Even though I hadn’t opened the trunk in over fifty years, I knew at least some of the items I would find there. In fact, I remember when we had put them in. First, of course, would be the Kennedy newspapers, carefully placed into what would be their home for the next half century a mere two days after the events in Dallas. It made me laugh to think how, when Mom and I had put them away, we couldn’t even have begun to imagine the year 2014, much less that these papers would be worth only about fifty dollars in that distant time. And that would be if they were in good condition, which I soon saw that these weren’t.
There were other newspapers in there, too. There were copies published nearly six years later, declaring that “Man Walks on Moon.” I remembered the headline but forgot that the front page date on that historic day had been cleverly written as “Moonday, July 21st 1969.” And there was another paper from 1969, The Daily News, that announced what might not have been considered a tragedy on par with some of the other world events of that time, but try to convince a kid who was a big baseball fan of that. “I just can’t hit anymore,” said the quote, and with that Mickey Mantle had announced his retirement.
There were other items in the trunk, which we had actually referred to as the “cedar chest” because, well, that’s what it was. The saddest of them all for me, even sadder that the headlines of assassinations and the retirement of sports heroes, was my mother’s wedding dress. Unless my mother had tried it on somewhere along the way, and I don’t think she did, the last time the dress had been worn was in 1950, when my mom was a twenty-two year old girl. Along with the wedding dress were two faded wedding favors, still filled with the traditional candied almonds.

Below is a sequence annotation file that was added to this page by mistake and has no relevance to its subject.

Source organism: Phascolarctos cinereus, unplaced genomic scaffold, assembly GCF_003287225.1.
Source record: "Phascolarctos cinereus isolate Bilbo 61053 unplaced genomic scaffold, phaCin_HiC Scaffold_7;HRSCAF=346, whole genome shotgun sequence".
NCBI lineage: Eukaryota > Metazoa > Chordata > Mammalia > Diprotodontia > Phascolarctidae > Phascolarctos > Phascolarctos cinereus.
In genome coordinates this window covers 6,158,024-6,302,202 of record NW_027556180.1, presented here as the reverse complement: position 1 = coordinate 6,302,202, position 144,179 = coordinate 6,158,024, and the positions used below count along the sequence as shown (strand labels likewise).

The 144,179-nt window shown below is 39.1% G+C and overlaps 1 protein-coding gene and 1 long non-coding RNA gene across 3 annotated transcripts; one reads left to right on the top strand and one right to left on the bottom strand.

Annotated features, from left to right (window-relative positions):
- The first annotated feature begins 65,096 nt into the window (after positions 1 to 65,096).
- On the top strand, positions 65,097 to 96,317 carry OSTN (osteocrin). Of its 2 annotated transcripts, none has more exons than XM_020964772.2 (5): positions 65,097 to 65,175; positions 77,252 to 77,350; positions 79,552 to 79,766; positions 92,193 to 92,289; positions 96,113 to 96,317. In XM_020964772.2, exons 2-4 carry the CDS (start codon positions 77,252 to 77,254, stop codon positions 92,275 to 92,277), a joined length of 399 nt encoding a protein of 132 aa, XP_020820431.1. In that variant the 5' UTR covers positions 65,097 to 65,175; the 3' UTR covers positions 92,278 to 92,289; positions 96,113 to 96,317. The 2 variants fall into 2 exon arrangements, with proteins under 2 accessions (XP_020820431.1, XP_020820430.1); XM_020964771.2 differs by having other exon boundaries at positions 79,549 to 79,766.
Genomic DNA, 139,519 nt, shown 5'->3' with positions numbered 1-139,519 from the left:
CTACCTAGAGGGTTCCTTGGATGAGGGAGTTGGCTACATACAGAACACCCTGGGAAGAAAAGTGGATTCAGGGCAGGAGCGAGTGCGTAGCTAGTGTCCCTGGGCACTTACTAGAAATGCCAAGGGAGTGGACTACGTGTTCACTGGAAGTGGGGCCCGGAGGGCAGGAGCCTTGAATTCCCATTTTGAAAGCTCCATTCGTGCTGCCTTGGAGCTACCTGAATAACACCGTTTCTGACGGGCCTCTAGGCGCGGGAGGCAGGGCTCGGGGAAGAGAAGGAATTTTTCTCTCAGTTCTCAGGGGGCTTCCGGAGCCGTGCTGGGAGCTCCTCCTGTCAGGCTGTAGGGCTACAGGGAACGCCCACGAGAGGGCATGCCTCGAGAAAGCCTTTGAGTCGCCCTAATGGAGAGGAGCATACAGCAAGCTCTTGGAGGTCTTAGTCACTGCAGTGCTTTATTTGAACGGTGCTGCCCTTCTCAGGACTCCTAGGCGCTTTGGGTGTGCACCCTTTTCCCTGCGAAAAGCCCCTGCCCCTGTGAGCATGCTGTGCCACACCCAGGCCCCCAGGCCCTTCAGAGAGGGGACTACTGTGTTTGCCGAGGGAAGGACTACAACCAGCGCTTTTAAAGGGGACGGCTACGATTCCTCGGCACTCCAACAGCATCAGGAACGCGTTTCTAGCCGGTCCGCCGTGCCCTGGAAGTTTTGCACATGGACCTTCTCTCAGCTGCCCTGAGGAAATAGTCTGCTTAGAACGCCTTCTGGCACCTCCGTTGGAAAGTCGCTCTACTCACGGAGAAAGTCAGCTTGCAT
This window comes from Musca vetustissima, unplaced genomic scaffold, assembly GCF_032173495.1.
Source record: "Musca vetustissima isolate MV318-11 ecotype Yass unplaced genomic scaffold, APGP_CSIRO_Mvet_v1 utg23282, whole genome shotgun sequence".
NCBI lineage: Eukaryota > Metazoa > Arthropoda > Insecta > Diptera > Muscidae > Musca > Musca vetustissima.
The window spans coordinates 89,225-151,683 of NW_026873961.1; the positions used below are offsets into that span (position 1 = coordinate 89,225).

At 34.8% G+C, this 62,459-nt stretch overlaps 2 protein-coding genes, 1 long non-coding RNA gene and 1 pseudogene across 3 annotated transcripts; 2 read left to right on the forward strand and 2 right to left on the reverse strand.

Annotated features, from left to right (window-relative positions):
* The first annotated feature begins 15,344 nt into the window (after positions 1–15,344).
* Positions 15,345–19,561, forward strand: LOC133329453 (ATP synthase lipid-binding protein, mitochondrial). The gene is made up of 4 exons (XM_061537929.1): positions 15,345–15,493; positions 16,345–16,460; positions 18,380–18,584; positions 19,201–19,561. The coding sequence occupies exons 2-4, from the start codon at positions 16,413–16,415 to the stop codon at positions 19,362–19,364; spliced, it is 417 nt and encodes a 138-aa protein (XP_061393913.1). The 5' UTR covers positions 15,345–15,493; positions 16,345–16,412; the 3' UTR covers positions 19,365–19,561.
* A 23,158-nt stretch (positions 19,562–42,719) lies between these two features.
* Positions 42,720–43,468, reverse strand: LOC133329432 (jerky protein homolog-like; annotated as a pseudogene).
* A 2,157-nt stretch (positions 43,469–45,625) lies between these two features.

Also in the cedar chest were several late 19th century bibles, a discovery that might have excited me years ago, before I realized that books from that era were quite common, and as such had little value. Still, I enjoyed, as always, carefully flipping to the copyright page and finding the date of publication. Even more poignant were the occasional names handwritten into the books, sometimes accompanied by an inscription, always written in that elegant 19th century style. “For William, Christmas 1883, from Father James,” said one.
And there were the scraps. Not complete newspapers by any stretch of the imagination, but simply browned, crumbly bits of paper that had been piled together for fifty years, and perhaps much longer. A cursory examination of the decaying papers gave me no clues as to who might have saved these relics, or why. There was no common thread that I could decipher, and the topics were as varied as much as the time periods the papers had spanned. Advertising, sports, classifieds and news were all there, although no major world events that I was familiar with were represented.
And yet to me the fragile fragments, breaking up more and more with each of my touches, were no less interesting because of their lack of momentous historic headlines. In fact, most of the pages were utterly fascinating. And at that moment I knew that I would return to examine the artifacts at a later date, when I could spend more time, and be more methodical.
And so, as gently as I could, I returned the stack of scraps to the dark place where they had lay hidden undisturbed for over five decades, careful not to let any of the desiccated brown flecks flutter down onto my mother’s faded white wedding dress.